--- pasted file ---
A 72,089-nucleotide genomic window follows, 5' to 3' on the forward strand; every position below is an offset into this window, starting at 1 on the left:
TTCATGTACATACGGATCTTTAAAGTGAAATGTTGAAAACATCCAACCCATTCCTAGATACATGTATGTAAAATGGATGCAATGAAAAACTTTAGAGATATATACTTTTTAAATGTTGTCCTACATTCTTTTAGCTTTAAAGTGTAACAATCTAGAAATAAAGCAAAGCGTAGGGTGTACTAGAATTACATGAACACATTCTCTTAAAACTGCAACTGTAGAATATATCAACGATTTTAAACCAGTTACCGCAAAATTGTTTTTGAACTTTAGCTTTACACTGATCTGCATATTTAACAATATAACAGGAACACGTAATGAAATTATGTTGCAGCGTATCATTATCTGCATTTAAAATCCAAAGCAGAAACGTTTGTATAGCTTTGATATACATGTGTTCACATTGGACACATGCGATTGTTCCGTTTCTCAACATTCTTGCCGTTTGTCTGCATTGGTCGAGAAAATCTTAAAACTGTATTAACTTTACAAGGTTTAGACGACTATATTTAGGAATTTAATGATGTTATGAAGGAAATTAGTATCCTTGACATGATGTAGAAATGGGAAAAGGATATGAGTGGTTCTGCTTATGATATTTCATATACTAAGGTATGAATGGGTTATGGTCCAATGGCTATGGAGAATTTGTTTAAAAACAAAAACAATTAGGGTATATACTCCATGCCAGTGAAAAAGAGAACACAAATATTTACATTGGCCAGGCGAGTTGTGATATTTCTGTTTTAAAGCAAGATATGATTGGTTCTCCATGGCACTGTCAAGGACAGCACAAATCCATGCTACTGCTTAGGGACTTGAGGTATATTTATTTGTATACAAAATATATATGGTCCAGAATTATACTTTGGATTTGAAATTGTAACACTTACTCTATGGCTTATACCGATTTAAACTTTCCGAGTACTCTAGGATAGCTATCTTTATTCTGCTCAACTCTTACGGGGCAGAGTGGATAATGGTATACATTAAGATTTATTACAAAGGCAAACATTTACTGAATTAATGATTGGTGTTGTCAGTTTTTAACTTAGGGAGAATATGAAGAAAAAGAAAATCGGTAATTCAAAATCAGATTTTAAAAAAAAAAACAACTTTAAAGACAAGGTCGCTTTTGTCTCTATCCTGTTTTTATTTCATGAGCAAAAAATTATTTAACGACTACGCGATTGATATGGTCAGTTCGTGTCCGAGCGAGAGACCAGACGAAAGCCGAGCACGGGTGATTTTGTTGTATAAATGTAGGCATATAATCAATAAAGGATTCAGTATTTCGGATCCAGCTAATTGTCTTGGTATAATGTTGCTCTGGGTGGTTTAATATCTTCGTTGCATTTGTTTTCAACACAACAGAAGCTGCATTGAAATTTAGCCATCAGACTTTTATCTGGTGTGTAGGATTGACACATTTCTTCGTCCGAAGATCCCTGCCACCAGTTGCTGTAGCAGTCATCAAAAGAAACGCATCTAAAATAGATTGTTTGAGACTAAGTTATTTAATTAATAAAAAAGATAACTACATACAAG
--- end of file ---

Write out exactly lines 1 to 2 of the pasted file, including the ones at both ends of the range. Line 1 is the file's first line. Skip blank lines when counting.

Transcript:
A 72,089-nucleotide genomic window follows, 5' to 3' on the forward strand; every position below is an offset into this window, starting at 1 on the left:
TTCATGTACATACGGATCTTTAAAGTGAAATGTTGAAAACATCCAACCCATTCCTAGATACATGTATGTAAAATGGATGCAATGAAAAACTTTAGAGATATATACTTTTTAAATGTTGTCCTACATTCTTTTAGCTTTAAAGTGTAACAATCTAGAAATAAAGCAAAGCGTAGGGTGTACTAGAATTACATGAACACATTCTCTTAAAACTGCAACTGTAGAATATATCAACGATTTTAAACCAGTTACCGCAAAATTGTTTTTGAACTTTAGCTTTACACTGATCTGCATATTTAACAATATAACAGGAACACGTAATGAAATTATGTTGCAGCGTATCATTATCTGCATTTAAAATCCAAAGCAGAAACGTTTGTATAGCTTTGATATACATGTGTTCACATTGGACACATGCGATTGTTCCGTTTCTCAACATTCTTGCCGTTTGTCTGCATTGGTCGAGAAAATCTTAAAACTGTATTAACTTTACAAGGTTTAGACGACTATATTTAGGAATTTAATGATGTTATGAAGGAAATTAGTATCCTTGACATGATGTAGAAATGGGAAAAGGATATGAGTGGTTCTGCTTATGATATTTCATATACTAAGGTATGAATGGGTTATGGTCCAATGGCTATGGAGAATTTGTTTAAAAACAAAAACAATTAGGGTATATACTCCATGCCAGTGAAAAAGAGAACACAAATATTTACATTGGCCAGGCGAGTTGTGATATTTCTGTTTTAAAGCAAGATATGATTGGTTCTCCATGGCACTGTCAAGGACAGCACAAATCCATGCTACTGCTTAGGGACTTGAGGTATATTTATTTGTATACAAAATATATATGGTCCAGAATTATACTTTGGATTTGAAATTGTAACACTTACTCTATGGCTTATACCGATTTAAACTTTCCGAGTACTCTAGGATAGCTATCTTTATTCTGCTCAACTCTTACGGGGCAGAGTGGATAATGGTATACATTAAGATTTATTACAAAGGCAAACATTTACTGAATTAATGATTGGTGTTGTCAGTTTTTAACTTAGGGAGAATATGAAGAAAAAGAAAATCGGTAATTCAAAATCAGATTTTAAAAAAAAAAACAACTTTAAAGACAAGGTCGCTTTTGTCTCTATCCTGTTTTTATTTCATGAGCAAAAAATTATTTAACGACTACGCGATTGATATGGTCAGTTCGTGTCCGAGCGAGAGACCAGACGAAAGCCGAGCACGGGTGATTTTGTTGTATAAATGTAGGCATATAATCAATAAAGGATTCAGTATTTCGGATCCAGCTAATTGTCTTGGTATAATGTTGCTCTGGGTGGTTTAATATCTTCGTTGCATTTGTTTTCAACACAACAGAAGCTGCATTGAAATTTAGCCATCAGACTTTTATCTGGTGTGTAGGATTGACACATTTCTTCGTCCGAAGATCCCTGCCACCAGTTGCTGTAGCAGTCATCAAAAGAAACGCATCTAAAATAGATTGTTTGAGACTAAGTTATTTAATTAATAAAAAAGATAACTACATACAAG